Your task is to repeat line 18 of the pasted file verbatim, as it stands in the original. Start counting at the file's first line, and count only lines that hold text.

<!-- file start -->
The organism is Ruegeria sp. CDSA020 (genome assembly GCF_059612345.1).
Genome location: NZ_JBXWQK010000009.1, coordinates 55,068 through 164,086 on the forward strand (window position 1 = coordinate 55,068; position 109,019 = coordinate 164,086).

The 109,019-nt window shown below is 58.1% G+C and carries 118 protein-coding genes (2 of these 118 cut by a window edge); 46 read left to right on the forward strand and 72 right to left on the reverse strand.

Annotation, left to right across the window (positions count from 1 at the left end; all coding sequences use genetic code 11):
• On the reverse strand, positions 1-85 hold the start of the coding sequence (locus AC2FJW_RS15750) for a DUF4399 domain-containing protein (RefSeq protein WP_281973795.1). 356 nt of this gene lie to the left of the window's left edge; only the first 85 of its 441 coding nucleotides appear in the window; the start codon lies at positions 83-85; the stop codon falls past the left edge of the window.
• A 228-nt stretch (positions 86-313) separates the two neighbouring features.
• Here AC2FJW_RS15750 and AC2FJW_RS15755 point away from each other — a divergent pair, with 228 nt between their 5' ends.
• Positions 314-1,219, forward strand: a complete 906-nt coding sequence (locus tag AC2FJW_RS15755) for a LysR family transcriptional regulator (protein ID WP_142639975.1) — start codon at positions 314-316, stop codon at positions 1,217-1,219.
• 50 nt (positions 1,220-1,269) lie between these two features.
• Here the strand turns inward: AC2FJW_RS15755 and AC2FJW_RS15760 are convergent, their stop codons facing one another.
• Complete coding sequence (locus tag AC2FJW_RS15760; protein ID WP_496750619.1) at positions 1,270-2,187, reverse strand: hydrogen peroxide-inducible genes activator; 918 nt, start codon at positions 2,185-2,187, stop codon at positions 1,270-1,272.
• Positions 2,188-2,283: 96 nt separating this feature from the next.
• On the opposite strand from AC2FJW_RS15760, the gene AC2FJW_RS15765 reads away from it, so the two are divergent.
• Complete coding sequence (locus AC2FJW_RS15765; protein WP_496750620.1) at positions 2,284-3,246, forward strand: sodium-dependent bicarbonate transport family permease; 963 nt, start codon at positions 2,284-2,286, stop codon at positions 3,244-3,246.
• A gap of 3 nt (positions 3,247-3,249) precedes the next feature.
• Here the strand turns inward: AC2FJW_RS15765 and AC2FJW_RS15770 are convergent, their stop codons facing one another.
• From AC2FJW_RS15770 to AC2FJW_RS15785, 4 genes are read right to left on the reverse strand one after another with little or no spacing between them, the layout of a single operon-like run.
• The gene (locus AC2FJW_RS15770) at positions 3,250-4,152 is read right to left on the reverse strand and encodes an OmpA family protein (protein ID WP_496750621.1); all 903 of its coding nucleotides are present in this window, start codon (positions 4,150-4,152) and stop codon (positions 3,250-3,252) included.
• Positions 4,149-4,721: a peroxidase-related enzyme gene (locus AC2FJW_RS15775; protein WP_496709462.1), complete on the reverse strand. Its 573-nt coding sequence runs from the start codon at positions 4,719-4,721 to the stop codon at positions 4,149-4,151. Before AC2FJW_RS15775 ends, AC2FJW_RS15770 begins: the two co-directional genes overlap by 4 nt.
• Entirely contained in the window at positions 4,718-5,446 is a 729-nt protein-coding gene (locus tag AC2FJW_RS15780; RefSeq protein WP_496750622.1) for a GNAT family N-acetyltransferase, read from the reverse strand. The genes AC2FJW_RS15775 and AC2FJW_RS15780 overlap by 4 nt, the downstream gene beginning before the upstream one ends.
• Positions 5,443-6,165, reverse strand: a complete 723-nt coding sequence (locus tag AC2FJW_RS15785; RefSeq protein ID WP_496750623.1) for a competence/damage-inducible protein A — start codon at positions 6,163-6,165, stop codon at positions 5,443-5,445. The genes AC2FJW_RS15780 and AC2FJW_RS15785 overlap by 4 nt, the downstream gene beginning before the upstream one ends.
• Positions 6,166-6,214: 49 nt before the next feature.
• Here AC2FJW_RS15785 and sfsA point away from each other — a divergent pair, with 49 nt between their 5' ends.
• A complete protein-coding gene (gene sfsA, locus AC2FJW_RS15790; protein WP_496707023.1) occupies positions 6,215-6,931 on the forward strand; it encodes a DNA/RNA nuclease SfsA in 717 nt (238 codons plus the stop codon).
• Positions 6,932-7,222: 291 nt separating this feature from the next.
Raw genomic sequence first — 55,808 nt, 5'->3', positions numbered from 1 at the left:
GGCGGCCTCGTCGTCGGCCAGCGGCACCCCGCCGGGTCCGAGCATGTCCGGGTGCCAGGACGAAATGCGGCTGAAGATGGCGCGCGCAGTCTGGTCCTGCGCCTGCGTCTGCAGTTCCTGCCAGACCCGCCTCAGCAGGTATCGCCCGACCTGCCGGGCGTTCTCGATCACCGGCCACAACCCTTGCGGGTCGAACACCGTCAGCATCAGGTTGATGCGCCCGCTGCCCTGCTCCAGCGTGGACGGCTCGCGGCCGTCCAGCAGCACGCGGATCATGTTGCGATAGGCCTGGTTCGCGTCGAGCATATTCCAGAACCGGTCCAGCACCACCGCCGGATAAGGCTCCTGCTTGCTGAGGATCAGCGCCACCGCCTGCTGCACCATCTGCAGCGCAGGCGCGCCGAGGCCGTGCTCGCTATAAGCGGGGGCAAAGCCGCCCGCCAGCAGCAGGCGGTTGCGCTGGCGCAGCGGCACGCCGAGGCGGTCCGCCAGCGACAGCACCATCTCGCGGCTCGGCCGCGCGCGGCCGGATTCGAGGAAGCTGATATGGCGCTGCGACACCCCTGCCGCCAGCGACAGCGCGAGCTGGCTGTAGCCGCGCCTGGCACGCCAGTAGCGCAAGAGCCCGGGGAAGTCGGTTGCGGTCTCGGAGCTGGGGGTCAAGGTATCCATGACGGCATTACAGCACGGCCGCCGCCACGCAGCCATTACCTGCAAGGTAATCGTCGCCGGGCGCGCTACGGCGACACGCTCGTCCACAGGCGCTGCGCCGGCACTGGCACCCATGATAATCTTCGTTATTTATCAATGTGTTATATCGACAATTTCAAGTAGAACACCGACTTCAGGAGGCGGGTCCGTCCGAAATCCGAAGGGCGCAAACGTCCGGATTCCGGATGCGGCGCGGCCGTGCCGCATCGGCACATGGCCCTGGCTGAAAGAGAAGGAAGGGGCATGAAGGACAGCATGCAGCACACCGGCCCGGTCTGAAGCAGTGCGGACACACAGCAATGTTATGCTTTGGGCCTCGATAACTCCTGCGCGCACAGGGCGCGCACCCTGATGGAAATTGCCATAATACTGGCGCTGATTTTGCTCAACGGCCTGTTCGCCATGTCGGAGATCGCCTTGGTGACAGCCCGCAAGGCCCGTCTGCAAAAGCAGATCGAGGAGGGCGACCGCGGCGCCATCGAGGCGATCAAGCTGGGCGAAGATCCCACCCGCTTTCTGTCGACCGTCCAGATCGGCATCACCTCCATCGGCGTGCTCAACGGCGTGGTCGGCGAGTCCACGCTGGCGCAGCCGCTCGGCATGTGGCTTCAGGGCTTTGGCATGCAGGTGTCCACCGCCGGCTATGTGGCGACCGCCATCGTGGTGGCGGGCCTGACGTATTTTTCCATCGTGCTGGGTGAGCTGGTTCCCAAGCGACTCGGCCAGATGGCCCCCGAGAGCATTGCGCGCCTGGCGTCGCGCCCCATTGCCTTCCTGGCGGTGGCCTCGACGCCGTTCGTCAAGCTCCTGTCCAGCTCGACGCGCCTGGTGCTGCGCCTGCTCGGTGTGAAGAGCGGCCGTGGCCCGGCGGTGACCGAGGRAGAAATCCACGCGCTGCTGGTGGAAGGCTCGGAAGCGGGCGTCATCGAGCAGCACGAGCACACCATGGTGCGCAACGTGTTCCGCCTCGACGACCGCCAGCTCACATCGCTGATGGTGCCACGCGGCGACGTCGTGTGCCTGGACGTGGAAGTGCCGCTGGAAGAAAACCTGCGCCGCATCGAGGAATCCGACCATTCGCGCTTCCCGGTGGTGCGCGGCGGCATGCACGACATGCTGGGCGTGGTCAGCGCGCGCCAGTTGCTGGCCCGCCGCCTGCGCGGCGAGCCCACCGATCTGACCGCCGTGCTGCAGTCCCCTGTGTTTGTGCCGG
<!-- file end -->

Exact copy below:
• The gene (locus AC2FJW_RS15770) at positions 3,250-4,152 is read right to left on the reverse strand and encodes an OmpA family protein (protein ID WP_496750621.1); all 903 of its coding nucleotides are present in this window, start codon (positions 4,150-4,152) and stop codon (positions 3,250-3,252) included.